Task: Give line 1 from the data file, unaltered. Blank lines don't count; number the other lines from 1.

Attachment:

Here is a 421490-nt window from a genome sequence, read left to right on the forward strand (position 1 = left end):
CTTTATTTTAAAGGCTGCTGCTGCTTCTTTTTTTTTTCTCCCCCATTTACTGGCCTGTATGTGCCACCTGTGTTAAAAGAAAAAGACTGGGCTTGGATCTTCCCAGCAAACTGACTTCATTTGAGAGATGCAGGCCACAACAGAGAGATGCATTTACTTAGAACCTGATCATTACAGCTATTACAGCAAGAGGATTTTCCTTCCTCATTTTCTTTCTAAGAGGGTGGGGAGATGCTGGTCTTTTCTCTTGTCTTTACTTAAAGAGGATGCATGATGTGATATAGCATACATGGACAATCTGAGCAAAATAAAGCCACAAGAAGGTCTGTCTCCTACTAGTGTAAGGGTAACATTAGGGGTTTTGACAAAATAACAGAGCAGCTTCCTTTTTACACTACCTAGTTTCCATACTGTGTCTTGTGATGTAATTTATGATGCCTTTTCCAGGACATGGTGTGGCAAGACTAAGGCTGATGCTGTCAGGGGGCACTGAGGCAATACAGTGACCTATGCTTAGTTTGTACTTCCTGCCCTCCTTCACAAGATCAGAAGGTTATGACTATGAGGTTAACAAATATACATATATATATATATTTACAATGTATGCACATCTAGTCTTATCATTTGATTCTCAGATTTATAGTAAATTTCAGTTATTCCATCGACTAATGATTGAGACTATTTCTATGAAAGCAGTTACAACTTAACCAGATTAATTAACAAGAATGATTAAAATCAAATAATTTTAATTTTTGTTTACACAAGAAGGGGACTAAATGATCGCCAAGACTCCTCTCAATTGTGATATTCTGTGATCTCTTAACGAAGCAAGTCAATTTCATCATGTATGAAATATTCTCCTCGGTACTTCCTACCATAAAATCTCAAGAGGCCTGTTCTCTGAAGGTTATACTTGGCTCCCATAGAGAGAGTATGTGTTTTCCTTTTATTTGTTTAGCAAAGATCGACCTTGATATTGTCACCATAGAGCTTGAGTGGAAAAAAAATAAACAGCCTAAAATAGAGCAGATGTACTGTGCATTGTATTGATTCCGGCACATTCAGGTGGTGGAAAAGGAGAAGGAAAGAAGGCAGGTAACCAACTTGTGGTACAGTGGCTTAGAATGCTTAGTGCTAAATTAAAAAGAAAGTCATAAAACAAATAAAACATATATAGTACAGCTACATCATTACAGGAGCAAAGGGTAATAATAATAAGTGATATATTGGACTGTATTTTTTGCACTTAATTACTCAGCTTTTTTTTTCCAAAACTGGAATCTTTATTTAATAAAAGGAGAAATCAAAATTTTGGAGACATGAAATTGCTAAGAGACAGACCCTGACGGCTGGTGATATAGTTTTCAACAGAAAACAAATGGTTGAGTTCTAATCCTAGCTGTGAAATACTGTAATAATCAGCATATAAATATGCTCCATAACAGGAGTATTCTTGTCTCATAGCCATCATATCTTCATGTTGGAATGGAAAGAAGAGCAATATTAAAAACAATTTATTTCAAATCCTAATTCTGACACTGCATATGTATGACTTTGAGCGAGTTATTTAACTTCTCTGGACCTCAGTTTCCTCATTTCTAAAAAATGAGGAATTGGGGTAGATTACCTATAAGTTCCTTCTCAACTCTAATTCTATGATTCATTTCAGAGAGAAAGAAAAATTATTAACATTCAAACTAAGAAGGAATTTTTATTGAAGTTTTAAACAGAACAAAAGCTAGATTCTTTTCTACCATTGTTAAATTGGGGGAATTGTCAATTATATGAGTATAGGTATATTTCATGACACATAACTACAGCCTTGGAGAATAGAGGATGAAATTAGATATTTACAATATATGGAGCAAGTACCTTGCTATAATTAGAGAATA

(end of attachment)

Here is a 421490-nt window from a genome sequence, read left to right on the forward strand (position 1 = left end):